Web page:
Political correctness has gone too far
My politically correct friends will have a heyday with this column because I have finally had enough of it. The tipping point came this week when the Toronto District School Board announced that they are removing the word “Chief” from the titles of senior management, “out of respect for Indigenous people”. It appears that long used titles such as Chief Executive Officer, Chief Financial Officer or Chief of Staff should go the way of the Dodo bird because the word is disrespectful to First Nation Canadians. What a total bunch of nonsense!
This is the same school board by the way, that allows religious services for Muslim children to be held on school property but bans all other religious activities from their premises.
To make my week worse, I found myself finally having to agree with Donald Trump on something and that hurt! He said it’s time we started saying Merry Christmas again and I am with him on that. These days we’re wished a “Happy Holiday Season” or “Seasons Greetings”. Schools have ‘holiday parties’ but Christmas parties are taboo. That seems to be the politically correct thing to do.
But Christmas is a time when Christians celebrate the birth of Christ. It is essentially a Christian festival. Others are welcome to join in, but that is the purpose of Christmas. There would be no holiday without it. I have no problem wishing my Jewish friends Happy Hanukah or hoping my Muslim friends have a holy Ramadan. So why is it so difficult to recognize Christmas for what it is? Sometimes I think that political correctness only goes one way!
Since I seem to be on a rant, let me say that I also think we take political correctness too far when it comes to our history. I find myself asking when the time will come for us to stop paying for perceived mistakes of the past. I use the word ‘perceived’ advisedly, as standards we hold today as a society are often different than they were in previous generations.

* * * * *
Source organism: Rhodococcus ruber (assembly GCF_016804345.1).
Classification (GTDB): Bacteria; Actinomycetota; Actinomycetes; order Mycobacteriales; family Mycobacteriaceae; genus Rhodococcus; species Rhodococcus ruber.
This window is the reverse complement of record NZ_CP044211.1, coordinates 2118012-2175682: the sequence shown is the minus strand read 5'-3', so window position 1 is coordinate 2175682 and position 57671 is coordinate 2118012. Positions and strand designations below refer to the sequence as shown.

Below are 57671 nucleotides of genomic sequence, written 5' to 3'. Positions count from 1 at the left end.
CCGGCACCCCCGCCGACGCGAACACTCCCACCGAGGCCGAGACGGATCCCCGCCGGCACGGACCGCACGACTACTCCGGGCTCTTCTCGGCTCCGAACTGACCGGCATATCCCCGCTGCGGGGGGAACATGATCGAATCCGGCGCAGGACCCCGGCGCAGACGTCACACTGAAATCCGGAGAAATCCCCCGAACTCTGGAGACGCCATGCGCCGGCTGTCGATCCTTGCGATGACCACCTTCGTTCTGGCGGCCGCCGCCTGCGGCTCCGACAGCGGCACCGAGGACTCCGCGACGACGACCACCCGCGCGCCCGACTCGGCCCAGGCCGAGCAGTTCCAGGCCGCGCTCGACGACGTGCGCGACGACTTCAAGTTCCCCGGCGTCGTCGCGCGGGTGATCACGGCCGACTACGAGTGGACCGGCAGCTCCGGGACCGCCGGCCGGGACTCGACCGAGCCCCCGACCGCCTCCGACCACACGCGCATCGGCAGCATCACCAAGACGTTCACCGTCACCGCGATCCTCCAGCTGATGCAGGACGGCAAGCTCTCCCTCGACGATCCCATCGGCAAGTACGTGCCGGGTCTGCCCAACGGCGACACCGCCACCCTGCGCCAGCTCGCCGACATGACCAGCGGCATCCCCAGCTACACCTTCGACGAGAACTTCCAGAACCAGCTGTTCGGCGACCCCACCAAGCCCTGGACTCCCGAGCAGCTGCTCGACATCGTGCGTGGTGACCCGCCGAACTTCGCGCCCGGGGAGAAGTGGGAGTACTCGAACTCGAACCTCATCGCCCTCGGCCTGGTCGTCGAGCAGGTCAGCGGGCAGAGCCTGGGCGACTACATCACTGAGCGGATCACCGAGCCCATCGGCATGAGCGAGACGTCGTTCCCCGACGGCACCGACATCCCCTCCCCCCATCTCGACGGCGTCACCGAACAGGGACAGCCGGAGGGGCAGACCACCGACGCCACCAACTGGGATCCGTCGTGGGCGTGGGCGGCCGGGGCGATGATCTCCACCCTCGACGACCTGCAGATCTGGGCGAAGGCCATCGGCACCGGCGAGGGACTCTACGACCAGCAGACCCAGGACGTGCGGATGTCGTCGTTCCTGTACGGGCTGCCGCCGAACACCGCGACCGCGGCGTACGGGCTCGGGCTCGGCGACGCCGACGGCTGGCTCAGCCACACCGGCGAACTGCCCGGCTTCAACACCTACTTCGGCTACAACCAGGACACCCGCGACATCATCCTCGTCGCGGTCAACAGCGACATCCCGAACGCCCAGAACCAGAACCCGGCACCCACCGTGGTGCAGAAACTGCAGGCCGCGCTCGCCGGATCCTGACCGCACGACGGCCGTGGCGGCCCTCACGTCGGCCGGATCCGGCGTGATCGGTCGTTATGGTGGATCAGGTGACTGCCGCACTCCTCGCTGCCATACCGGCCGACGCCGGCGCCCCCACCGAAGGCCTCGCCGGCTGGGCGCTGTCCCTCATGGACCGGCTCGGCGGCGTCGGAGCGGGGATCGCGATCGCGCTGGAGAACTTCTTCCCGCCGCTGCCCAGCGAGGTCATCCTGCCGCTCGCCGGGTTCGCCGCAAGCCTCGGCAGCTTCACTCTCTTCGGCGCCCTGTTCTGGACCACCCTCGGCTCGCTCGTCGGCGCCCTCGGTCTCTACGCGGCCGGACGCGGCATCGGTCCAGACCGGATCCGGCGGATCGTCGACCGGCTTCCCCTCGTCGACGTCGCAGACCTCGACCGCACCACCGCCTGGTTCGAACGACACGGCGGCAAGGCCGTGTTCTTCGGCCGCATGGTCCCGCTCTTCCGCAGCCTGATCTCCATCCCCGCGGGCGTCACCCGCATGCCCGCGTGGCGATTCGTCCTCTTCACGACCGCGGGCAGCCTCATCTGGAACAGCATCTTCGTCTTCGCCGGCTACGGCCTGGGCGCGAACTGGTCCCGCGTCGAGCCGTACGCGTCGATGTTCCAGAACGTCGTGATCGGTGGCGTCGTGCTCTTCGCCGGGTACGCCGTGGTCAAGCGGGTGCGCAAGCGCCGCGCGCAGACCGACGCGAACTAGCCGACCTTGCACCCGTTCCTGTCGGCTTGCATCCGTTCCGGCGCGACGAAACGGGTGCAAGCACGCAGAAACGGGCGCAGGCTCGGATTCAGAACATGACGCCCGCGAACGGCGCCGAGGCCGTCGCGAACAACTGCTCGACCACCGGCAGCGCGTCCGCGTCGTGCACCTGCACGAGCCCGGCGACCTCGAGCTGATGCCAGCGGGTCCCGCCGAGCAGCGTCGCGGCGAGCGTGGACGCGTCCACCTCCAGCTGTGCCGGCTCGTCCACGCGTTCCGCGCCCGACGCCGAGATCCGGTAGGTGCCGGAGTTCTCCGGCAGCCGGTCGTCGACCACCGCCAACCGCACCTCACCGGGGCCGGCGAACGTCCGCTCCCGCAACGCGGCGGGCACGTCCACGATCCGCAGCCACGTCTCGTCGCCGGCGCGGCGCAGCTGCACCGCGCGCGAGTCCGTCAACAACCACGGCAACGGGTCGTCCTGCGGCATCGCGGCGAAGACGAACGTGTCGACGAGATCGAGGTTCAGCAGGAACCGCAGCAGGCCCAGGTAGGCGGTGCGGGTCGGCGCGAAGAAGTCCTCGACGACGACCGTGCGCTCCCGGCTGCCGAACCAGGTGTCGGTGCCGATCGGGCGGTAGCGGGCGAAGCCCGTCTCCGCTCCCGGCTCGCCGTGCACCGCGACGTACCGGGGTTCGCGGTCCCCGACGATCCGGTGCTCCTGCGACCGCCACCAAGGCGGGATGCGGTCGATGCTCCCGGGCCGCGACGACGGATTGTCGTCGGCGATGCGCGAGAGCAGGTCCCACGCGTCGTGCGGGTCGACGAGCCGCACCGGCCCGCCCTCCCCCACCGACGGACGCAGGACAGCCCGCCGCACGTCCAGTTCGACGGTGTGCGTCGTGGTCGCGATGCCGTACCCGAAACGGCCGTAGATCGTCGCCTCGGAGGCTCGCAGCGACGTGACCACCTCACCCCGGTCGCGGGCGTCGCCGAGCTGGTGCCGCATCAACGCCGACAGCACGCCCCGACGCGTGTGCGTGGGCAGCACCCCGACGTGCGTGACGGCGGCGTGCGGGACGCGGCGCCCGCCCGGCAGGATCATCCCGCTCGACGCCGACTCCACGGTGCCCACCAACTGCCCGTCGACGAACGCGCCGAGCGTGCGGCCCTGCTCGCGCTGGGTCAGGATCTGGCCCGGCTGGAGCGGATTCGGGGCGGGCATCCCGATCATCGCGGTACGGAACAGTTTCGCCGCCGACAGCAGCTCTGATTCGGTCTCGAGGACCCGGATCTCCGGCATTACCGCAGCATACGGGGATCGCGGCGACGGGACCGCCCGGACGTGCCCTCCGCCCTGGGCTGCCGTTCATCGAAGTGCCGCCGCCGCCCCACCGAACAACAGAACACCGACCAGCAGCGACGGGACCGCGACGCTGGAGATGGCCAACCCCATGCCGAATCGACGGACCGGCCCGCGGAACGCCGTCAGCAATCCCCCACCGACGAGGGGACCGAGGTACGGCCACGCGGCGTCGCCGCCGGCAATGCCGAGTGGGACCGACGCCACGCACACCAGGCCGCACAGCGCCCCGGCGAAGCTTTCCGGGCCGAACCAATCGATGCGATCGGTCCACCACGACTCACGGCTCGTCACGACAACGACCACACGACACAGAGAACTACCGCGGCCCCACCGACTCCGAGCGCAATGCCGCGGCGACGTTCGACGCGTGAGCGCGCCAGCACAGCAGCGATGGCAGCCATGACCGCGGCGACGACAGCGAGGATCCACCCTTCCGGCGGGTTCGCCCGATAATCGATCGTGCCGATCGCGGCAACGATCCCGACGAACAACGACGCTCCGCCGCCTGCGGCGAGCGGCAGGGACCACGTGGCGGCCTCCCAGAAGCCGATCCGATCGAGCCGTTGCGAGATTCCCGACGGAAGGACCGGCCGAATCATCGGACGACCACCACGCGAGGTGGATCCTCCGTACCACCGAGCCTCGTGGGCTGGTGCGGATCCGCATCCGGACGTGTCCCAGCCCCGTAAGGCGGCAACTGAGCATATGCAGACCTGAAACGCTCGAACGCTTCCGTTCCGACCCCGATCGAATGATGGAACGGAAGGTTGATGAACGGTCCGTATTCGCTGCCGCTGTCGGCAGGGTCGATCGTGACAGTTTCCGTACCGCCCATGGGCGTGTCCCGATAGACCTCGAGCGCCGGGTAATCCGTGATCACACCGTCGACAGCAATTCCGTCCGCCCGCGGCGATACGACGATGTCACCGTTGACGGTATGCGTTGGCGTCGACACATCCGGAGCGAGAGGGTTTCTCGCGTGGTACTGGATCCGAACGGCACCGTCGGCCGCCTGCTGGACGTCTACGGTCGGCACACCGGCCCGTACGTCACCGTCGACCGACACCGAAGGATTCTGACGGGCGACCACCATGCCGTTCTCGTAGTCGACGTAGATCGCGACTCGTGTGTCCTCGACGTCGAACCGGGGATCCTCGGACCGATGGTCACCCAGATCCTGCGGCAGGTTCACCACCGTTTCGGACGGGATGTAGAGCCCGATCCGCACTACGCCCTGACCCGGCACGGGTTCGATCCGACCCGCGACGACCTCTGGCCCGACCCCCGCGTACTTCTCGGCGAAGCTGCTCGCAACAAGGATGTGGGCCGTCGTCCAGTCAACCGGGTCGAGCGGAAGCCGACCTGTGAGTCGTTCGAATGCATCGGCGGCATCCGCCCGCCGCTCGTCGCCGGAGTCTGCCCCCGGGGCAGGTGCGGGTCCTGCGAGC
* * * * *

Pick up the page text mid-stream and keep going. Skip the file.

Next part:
In February of this year, an Ontario Court ruled that the Federal government was liable for harm done to at-risk, on-reserve, Indigenous children who were placed in non-Aboriginal homes from 1965 to 1984. It is called the 60s Scoop. Although the Government argued that the 1960s were different times and that it acted with good intentions, in line with prevailing standards, the Court agreed with the plaintiffs, who argued they had suffered lasting harm by being alienated from their heritage. The decision was made by a single Judge and the Trudeau Government did not appeal this decision. Instead, it has apparently agreed to a settlement of about $750 million plus legal fees, as well as a further $50 million for an Indigenous Healing Foundation in Ontario. The total package will come awfully close to a billion dollars!
I have real trouble agreeing with this. It may be politically correct to put the heritage of a child first, but to me the priority should be their health and safety. Appropriate standards for the well being of a child in Canada should be the same on a reservation as they are in the rest of the country. Sadly, I know from personal experience, that they are not. I am the father of an Indigenous daughter whose abandonment on a reservation, in my view, resulted in malnourishment that has caused life-long problems. It is important therefore to recognize that the children in the so called 60s Scoop, were found to be “at risk”. There was no apparent argument about that. To me, that trumps everything else.
Political correctness has gone too far. We cannot be all things to all people and we cannot be continually paying for the sins of our fathers. Changing the names of sports teams or ripping names off buildings or taking down statues accomplishes nothing. And no amount of money can truly compensate those who really suffered from ignorance or abuse over past generations.
Canada is not perfect and our history is not without its flaws, but we still rank as one of the most respected countries in the world. We are known for our diversity and our humanity and for believing in the equality of all Canadians regardless of their background. That is what we should celebrate and that is what we should promote. There is little to be gained by constantly looking backwards and paying the price for doing so.
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